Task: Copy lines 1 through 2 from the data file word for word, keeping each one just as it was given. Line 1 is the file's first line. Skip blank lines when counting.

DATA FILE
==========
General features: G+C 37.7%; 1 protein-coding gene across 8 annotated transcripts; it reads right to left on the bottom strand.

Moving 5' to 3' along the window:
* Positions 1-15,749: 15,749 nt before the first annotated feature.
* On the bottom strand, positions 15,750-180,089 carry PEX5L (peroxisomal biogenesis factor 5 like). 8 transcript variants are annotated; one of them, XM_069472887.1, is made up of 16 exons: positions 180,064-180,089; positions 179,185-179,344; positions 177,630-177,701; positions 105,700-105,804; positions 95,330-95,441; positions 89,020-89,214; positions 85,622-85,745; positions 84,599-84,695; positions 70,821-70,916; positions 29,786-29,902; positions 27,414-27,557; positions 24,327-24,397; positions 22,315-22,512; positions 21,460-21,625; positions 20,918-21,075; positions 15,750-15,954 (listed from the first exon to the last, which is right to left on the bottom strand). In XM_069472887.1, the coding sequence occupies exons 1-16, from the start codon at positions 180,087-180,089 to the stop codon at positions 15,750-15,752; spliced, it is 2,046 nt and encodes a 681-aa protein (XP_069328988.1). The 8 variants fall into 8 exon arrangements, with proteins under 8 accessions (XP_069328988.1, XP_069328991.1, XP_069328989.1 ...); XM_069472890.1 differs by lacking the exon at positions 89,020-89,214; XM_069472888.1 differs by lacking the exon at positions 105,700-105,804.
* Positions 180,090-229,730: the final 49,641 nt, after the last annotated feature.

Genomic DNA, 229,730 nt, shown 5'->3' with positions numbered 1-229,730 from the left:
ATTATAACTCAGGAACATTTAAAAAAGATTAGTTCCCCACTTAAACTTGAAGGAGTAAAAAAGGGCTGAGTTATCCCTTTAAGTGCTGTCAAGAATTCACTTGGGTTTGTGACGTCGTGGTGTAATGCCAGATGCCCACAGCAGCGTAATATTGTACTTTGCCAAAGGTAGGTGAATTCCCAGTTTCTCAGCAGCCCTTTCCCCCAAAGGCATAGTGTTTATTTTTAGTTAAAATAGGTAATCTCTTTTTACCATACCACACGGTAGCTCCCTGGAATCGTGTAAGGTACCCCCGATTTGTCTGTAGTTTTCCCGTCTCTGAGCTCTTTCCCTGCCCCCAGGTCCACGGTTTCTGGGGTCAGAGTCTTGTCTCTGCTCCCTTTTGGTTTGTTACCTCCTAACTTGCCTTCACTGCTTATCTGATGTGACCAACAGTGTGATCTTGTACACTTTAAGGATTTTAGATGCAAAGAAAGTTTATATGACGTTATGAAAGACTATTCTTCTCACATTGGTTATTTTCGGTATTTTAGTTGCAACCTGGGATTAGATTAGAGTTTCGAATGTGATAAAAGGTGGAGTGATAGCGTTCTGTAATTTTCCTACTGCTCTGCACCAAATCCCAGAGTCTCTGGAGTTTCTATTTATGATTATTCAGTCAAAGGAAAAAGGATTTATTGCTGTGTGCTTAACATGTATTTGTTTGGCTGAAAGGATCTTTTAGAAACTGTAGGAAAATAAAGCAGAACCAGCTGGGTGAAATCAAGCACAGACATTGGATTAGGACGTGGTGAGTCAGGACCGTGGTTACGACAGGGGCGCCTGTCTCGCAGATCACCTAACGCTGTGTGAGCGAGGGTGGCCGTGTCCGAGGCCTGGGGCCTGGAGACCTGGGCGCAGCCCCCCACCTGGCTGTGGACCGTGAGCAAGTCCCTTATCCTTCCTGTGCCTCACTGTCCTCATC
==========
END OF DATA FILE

General features: G+C 37.7%; 1 protein-coding gene across 8 annotated transcripts; it reads right to left on the bottom strand.

Moving 5' to 3' along the window: